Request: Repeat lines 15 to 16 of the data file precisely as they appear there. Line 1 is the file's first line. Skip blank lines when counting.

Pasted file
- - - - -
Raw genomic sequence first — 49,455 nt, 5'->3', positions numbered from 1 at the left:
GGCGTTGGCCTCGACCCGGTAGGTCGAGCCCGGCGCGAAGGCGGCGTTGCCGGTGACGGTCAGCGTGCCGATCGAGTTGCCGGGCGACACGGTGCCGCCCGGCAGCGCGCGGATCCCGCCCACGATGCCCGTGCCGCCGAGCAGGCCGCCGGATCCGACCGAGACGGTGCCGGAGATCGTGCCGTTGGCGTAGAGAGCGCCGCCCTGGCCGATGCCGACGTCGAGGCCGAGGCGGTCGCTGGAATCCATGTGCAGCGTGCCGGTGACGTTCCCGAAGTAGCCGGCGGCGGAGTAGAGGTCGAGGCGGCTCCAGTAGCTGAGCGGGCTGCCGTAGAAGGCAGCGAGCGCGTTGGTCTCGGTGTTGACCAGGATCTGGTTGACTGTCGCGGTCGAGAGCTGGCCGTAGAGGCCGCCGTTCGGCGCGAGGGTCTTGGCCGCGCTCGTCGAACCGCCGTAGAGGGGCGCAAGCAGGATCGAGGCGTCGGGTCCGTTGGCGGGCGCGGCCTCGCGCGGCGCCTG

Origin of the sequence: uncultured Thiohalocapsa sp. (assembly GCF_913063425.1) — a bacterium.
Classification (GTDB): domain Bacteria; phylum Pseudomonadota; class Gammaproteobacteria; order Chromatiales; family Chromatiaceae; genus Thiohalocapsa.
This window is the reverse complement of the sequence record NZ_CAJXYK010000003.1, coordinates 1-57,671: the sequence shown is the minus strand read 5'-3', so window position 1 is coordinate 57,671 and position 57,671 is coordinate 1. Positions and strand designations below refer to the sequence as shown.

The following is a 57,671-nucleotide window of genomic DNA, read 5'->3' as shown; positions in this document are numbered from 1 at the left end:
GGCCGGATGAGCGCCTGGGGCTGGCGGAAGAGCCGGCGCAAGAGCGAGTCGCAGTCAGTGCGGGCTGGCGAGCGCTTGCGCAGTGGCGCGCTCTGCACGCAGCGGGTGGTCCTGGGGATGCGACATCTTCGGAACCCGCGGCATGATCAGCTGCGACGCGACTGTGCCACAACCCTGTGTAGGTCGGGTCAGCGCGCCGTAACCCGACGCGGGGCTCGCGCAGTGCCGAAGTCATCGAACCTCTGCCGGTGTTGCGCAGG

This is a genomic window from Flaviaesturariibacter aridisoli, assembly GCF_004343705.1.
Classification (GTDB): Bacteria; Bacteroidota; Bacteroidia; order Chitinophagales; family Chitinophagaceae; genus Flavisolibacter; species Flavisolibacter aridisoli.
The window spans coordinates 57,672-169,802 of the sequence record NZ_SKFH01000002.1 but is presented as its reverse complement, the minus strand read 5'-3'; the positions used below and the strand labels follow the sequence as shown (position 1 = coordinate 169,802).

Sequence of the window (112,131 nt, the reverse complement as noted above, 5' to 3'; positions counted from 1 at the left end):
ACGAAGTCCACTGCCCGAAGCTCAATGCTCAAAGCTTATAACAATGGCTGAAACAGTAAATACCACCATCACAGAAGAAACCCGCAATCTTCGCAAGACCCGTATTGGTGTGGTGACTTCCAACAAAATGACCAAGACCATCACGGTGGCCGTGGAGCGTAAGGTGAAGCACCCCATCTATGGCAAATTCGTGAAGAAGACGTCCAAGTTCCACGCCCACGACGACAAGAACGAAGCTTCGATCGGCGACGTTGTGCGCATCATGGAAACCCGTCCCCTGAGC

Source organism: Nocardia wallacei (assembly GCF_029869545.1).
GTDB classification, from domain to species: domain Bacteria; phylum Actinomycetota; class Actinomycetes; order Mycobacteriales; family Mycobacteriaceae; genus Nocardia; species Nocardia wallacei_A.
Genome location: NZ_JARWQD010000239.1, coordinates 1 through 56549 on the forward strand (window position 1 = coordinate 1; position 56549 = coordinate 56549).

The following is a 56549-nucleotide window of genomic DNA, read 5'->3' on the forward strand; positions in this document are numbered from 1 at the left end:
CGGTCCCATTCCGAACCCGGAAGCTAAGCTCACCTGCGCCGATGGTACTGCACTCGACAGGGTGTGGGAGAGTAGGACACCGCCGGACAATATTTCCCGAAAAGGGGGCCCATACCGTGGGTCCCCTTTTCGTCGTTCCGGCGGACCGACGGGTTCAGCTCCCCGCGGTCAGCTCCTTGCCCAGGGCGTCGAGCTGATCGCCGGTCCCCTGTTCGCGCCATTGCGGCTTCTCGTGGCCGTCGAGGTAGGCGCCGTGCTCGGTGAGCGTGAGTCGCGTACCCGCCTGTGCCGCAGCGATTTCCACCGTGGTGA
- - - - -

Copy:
Genome location: NZ_JARWQD010000239.1, coordinates 1 through 56549 on the forward strand (window position 1 = coordinate 1; position 56549 = coordinate 56549).

The following is a 56549-nucleotide window of genomic DNA, read 5'->3' on the forward strand; positions in this document are numbered from 1 at the left end: